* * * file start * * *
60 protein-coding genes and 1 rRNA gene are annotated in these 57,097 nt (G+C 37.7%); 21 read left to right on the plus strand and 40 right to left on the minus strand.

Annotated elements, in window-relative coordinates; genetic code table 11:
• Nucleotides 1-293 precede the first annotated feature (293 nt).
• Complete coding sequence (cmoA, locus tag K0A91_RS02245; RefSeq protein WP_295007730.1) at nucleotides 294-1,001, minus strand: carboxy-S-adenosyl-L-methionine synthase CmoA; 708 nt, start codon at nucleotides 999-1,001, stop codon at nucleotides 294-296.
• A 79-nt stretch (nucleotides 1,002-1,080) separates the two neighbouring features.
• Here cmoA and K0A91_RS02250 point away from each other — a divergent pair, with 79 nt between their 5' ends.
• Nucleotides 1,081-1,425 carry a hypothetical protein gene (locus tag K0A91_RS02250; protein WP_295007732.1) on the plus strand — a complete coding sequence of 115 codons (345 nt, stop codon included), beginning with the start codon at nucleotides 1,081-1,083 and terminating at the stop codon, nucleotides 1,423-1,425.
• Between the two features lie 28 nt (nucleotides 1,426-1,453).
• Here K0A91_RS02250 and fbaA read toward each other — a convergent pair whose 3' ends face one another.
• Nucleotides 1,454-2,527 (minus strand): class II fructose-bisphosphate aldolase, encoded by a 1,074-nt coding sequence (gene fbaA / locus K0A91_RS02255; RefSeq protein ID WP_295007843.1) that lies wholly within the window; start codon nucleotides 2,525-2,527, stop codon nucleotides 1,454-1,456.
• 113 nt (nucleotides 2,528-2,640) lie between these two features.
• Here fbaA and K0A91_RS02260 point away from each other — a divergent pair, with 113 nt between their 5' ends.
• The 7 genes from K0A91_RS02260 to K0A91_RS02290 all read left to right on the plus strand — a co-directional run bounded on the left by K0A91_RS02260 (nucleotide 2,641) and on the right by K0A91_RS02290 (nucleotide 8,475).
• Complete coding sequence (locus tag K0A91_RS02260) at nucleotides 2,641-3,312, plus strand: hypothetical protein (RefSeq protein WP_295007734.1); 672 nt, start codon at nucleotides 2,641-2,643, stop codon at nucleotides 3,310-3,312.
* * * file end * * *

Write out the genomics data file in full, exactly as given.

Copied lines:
60 protein-coding genes and 1 rRNA gene are annotated in these 57,097 nt (G+C 37.7%); 21 read left to right on the plus strand and 40 right to left on the minus strand.

Annotated elements, in window-relative coordinates; genetic code table 11:
• Nucleotides 1-293 precede the first annotated feature (293 nt).
• Complete coding sequence (cmoA, locus tag K0A91_RS02245; RefSeq protein WP_295007730.1) at nucleotides 294-1,001, minus strand: carboxy-S-adenosyl-L-methionine synthase CmoA; 708 nt, start codon at nucleotides 999-1,001, stop codon at nucleotides 294-296.
• A 79-nt stretch (nucleotides 1,002-1,080) separates the two neighbouring features.
• Here cmoA and K0A91_RS02250 point away from each other — a divergent pair, with 79 nt between their 5' ends.
• Nucleotides 1,081-1,425 carry a hypothetical protein gene (locus tag K0A91_RS02250; protein WP_295007732.1) on the plus strand — a complete coding sequence of 115 codons (345 nt, stop codon included), beginning with the start codon at nucleotides 1,081-1,083 and terminating at the stop codon, nucleotides 1,423-1,425.
• Between the two features lie 28 nt (nucleotides 1,426-1,453).
• Here K0A91_RS02250 and fbaA read toward each other — a convergent pair whose 3' ends face one another.
• Nucleotides 1,454-2,527 (minus strand): class II fructose-bisphosphate aldolase, encoded by a 1,074-nt coding sequence (gene fbaA / locus K0A91_RS02255; RefSeq protein ID WP_295007843.1) that lies wholly within the window; start codon nucleotides 2,525-2,527, stop codon nucleotides 1,454-1,456.
• 113 nt (nucleotides 2,528-2,640) lie between these two features.
• Here fbaA and K0A91_RS02260 point away from each other — a divergent pair, with 113 nt between their 5' ends.
• The 7 genes from K0A91_RS02260 to K0A91_RS02290 all read left to right on the plus strand — a co-directional run bounded on the left by K0A91_RS02260 (nucleotide 2,641) and on the right by K0A91_RS02290 (nucleotide 8,475).
• Complete coding sequence (locus tag K0A91_RS02260) at nucleotides 2,641-3,312, plus strand: hypothetical protein (RefSeq protein WP_295007734.1); 672 nt, start codon at nucleotides 2,641-2,643, stop codon at nucleotides 3,310-3,312.